Sanders, E. P. and Margaret Davies. Studying the Synoptic Gospels. London, SCM Press, 1989.


Strunk, William, Jr., and E. B. White. The Elements of Style. New York: Macmillan Publishing, 1979. (See my Resources page under Miscellaneous for the first edition of Strunk.)

 Resources to consider


See my Resources page for McGill, AV, & Web resources, esp. The NT Gateway.


R-drive: for helpful materials, check not only the course folder but also the "Religion" folder.


Bible concordances (McGill library).


Ferguson, Duncan S. Bible Basics. Louisville: Westminster/John Knox Press, 1995.


Turner, Nicholas. The Handbook for Biblical Studies. Philadelphia: Westminster Press, 1982.

 Keeping in touch

During the semester check your e-mail regularly for the latest messages from me regarding course matters (e.g., changes in the syllabus). Also visit this page for updates to the syllabus, as well as my home page for other information and resources related to the course. Please feel free to make an appointment any time about any course matters.


 Tips from former students

For some practical advice from former students, see the tips page.

 One last word …

Regardless of how tough all the stuff above sounds, I’m pretty much a nice guy. I promise to be as fair as possible. I recognize that you’ll be quite busy this semester, striving after all your passions. I understand. I have my passions too: my awesome, wonderful family, music, the Bible, the Reformed tradition, nature, mountain biking, fixing things, and food, among other things. But I’m also very passionate about education, both yours and mine—I don’t just mean the business of acquiring knowledge, but more importantly the total development of honorable human beings. I don't require you to share my excitement about all the things we'll cover, but I do expect you to complete all the requirements for the course. To help you do that as well as you can, I will make myself available outside the class time and the office hours. I'll be more than glad to help you out when you're stuck while doing an assignment. Or if you have any questions, concerns, complaints, and even compliments, I will do my best to take the time to listen and offer my opinion or advice. Keep in mind that I'm here to help you learn and to continue learning myself. So, again, welcome to Religion 151: Understanding the Bible!

C o u r s e   S c h e d u l e

MWF 10:30–11:30          PH 113


Assigned readings

= required

> = recommended

Project / texts

bold = primary focus text

red bold = important deadline

highlight = R-drive file (only on campus & Internet Explorer)

Class / topics

Week 1


Aug 30 W

Sep 1

Sep 4

Course syllabus (including Evaluation link; review requirements, expectations & criteria for grading—ask Qs, if you have any)

Fisher: Effective Learning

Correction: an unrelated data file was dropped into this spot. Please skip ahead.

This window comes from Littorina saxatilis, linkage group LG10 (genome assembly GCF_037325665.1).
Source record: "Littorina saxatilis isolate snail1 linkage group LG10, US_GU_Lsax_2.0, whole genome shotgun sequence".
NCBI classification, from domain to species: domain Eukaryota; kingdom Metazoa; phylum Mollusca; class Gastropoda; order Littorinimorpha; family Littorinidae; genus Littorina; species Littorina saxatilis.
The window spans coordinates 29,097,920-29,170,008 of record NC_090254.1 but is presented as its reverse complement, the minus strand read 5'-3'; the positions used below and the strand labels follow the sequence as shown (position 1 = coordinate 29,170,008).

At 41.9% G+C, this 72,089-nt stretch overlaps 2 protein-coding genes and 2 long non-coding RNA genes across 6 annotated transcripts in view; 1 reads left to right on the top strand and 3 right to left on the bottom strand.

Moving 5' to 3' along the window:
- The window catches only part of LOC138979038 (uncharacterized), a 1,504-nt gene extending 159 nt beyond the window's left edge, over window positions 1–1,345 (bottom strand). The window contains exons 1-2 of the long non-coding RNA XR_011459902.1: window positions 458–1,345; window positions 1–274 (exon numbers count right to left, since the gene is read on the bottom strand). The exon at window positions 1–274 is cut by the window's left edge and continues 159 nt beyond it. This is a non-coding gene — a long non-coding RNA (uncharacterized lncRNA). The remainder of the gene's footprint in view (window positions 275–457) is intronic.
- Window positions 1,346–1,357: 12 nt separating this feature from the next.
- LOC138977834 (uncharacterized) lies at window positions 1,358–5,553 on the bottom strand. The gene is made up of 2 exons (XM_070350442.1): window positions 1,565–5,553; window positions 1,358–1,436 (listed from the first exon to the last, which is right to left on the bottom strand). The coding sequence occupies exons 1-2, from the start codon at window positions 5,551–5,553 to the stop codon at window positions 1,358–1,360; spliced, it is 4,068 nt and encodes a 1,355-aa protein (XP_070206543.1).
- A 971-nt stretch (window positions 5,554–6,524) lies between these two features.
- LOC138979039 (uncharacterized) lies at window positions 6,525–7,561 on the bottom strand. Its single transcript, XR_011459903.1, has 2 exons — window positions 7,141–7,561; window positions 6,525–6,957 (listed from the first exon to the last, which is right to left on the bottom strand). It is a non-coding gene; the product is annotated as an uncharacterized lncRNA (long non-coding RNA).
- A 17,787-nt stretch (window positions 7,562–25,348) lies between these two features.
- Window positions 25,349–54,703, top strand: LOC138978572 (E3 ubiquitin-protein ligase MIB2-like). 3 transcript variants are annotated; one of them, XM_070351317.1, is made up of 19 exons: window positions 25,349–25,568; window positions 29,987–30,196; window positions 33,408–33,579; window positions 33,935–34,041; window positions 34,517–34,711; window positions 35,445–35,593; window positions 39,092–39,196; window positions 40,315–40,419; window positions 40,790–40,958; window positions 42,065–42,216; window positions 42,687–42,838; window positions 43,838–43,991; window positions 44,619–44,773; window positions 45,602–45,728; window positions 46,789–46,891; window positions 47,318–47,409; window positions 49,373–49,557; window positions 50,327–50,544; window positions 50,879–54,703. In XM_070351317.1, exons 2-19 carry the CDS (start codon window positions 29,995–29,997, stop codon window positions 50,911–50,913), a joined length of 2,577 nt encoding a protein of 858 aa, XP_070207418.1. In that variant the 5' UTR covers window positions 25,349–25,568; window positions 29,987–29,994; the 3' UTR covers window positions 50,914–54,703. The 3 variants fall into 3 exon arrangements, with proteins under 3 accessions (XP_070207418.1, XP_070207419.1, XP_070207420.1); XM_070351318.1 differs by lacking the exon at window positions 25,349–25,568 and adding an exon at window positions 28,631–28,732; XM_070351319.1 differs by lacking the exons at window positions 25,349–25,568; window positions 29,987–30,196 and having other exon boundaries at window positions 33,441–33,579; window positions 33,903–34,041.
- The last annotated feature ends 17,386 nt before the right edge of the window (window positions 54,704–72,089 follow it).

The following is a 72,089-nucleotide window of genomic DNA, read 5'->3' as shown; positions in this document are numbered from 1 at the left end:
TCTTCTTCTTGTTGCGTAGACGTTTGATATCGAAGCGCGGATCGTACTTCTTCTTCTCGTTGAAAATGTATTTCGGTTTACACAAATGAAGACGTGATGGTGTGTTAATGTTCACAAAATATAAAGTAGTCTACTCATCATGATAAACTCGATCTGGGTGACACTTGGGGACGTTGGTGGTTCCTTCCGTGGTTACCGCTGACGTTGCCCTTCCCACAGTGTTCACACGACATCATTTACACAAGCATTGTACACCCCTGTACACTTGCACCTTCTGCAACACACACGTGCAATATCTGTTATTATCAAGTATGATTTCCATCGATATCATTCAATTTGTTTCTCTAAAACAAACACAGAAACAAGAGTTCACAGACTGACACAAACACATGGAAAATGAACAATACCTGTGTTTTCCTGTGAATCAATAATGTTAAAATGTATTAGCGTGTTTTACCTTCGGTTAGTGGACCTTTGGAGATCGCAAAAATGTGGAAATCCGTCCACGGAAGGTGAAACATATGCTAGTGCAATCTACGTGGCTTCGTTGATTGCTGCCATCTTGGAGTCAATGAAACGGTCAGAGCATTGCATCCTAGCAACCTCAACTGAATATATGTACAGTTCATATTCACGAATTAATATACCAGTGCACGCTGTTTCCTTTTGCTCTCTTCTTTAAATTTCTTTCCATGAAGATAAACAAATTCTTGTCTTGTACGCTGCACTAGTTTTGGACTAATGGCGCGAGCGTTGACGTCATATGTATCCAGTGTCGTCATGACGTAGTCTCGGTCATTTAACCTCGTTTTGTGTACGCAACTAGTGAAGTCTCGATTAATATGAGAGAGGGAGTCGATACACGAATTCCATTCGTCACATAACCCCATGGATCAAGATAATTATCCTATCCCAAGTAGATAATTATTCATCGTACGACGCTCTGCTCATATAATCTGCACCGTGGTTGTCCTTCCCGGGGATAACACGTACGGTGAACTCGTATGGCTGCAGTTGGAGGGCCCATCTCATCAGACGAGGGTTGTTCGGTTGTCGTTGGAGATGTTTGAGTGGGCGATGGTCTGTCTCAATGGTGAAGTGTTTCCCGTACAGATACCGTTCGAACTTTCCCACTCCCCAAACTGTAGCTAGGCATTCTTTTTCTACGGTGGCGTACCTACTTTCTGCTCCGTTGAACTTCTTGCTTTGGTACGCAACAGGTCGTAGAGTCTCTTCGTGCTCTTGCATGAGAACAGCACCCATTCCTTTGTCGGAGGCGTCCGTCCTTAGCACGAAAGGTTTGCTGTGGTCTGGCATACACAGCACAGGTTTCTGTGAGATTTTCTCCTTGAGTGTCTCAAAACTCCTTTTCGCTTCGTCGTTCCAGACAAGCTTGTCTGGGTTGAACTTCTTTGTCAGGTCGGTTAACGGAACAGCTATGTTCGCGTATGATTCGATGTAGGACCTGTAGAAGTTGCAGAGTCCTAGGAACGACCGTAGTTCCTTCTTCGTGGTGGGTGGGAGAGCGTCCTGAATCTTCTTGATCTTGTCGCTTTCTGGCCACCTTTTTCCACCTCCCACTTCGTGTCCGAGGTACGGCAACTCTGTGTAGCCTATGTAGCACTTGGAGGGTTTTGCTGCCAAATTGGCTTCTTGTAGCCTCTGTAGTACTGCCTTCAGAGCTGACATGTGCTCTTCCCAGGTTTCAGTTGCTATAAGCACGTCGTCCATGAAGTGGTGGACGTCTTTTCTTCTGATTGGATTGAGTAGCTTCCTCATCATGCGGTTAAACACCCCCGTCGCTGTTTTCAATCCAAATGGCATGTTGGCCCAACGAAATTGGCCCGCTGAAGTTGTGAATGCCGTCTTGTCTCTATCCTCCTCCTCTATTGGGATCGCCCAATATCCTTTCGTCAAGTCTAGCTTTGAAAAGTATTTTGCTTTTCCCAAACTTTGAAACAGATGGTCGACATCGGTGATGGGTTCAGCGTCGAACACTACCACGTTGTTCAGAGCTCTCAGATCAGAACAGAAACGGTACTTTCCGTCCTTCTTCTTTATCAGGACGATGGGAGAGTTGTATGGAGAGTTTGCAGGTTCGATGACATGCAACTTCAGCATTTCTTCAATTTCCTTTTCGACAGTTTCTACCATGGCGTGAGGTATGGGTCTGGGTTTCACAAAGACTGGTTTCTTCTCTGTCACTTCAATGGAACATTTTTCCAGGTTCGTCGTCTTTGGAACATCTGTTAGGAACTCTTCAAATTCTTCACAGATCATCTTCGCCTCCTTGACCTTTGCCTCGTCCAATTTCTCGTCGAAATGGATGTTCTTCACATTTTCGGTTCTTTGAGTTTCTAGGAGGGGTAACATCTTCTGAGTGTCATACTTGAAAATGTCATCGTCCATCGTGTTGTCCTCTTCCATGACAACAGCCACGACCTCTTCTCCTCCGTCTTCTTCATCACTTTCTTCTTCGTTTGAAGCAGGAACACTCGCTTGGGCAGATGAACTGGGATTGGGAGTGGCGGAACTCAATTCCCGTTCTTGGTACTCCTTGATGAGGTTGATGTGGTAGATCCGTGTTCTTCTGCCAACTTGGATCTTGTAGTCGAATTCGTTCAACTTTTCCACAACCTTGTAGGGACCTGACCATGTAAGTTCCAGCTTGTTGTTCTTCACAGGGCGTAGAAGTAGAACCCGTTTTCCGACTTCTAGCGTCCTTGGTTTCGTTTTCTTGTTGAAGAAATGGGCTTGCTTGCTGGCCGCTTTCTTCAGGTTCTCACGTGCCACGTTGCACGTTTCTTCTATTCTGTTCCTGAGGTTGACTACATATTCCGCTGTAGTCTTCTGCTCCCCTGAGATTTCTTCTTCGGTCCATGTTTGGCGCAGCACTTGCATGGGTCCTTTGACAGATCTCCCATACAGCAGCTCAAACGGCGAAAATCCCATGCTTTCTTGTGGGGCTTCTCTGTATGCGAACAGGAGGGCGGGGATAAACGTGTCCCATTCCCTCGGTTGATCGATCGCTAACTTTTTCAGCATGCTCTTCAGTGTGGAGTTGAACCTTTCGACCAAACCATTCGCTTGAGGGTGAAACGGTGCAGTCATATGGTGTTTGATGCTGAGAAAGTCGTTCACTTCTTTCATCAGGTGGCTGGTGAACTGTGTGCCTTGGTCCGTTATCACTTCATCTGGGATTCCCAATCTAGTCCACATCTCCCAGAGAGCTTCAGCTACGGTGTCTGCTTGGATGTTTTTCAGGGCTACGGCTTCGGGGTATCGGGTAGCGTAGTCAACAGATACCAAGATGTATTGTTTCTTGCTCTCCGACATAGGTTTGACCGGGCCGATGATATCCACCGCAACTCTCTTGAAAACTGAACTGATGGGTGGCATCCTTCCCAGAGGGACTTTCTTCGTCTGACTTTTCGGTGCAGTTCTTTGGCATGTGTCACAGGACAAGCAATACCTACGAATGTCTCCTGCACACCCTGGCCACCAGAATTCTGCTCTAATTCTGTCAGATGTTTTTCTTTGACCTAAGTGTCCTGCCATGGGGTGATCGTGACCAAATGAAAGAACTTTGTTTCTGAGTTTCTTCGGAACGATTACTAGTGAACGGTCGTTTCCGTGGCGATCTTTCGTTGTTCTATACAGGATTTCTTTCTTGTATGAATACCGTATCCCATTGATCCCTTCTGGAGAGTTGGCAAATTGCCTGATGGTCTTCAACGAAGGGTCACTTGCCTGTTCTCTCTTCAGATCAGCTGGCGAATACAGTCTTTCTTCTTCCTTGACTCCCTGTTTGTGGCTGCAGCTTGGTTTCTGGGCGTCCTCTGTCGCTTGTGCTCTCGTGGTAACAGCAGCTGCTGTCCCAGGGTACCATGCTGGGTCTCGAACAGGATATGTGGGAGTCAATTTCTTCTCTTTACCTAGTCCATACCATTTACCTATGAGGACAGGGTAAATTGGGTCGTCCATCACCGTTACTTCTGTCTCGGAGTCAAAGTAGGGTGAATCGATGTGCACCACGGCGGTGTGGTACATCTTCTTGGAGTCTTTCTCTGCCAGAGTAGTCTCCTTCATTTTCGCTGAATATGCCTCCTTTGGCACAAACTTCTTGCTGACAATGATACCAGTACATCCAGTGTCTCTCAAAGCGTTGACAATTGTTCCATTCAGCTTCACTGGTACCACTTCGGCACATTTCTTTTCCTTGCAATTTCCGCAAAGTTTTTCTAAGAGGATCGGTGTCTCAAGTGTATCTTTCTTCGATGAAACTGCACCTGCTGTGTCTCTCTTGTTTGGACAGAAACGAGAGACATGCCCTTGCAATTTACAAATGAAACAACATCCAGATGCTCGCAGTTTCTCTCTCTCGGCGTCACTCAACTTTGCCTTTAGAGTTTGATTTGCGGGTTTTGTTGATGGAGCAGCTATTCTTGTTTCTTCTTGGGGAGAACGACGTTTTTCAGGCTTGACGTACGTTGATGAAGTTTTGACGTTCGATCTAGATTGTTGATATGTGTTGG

Harris: preface; chs. 1–2 (tip: "Questions for Review" & "Questions for Discussion and Reflection" are very helpful for quizzes & exams)
Gen 7.1–5; 6.11–22
NOAB: vii–ix (see the Note; pay attention to all the sectional introductions as well as the list of good essays under "General Essays, Tables"; all of this will be very helpful throughout the semester)

NOAB: xiii–xxi

Gen 1.1–3.24
>Pritchard: vol.1: 40, 65–75 (also “read” the pictures)
Brown: Responses, Q1–14
>Brooks & Collins: “Introduction” to Hebrew Bible or Old Testament
>Da Vinci Code critique
>New evidence of flood?
>Bible Contradiction & Responses

>Breath of God (NB in Hebrew the word for "spirit" can also mean "air," "breath," "wind")


Copy all relevant Web pages to your hard disk or diskette


Memorize the books of the Protestant canon in order (learn correct spelling).

Focus text(s):
Gen 7.1–5; 6.11–22

Gen 1.1–3.24 (cf. Ps 8, 136, 148; Prov 8.22–31; Job 38; Dt 32.8–9)
Translation comparison

Reminder: bring your Qs & Cs to each class (see Participation)

>Transmission errors

>Bible in 50 words
>Perception quiz


>Study Guide 1

Bible Hunt

Optical conditioning

Optical illusion


General orientation

"The" Bible

Week 2


Sep 6 W

Sep 8

Sep 11

Harris: ch. 3–4
Gen 1.1–3.24
Pritchard: vol.1: 31–39 & vol.2: 1–5 (also “read” the pictures); cf. Job 26.12; Ps 74.14, 89.10; Isa 27.1, 51.9

Harris: ch. 5

Gen 1–36 (skim; cf. Rom 9.10–21)

Brown: Prolegomena; ch. 1

>Fertile Crescent (map)

>Yahweh & Jehovah

Focus text(s):
Gen 1.1–3.24 again (cf. Enuma Elish; also cf. Job 26.8–14; Ps 74.13-17; 89.5–10; Isa 27.1; 51.9–10); ethical & scientific relevance?
Gen 1.26–27: Is God alone? (cf. Ps 82; Ex 15.11; 1 Kgs 22.19–23)

Focus text(s):
Gen 22.1–19: sons & sacrifices (cf. Judg 11.29–40); ethical relevance?
Gen 9.1–17: new start, new laws, new covenant

>JEPD (view in "Page Layout" mode in MS Word)

>Creation retold (humor)
>Redaction & hermeneutics (funny & instructive)
>Study Guide 2

The Ancient Near East
The God of Israel

Torah (Pentateuch)

Week 3


Sep 13 W

Sep 15

Sep 18

Harris: ch. 5

Gen 37–50

Ex 1–15; 19–24; 32–34 (skim)

Pritchard: vol.1: 85–86, 138–67; vol.2: 42–53 (skim prudently; check for OT parallels)
Lev 19

Num 10.11–14.45

Dt 1–6, 26–29 (skim)

Brown: Prolegomena; ch. 2

Yahweh & Jehovah

The following are highly recommended:

>Rendtorff on J (the Yahwist)

>Clines's response to Rendtorff

>Van Seters's response to Rendtorff & Clines

>Rosengren's response to Clines

Focus text(s):
Gen 37.18–36 (discern J & E)

Gen 38 (Judah & Tamar)

Ex 20.1–17: ten (?) words of YHWH (cf. Dt 5.6–21)
Ex 15.1–19: creation motif (cf. Gen 1)
Ex 23.1–13
Ex 34: ritual decalogue
Lev 19 (esp. vv. 15, 33–34): egalitarian ethos (cf. Ex 23.1–3)
Num 22 (humor? meaning?)

Dt 17.14–20: YHWH's egalitarianism
>Study Guide 3

Torah (Pentateuch)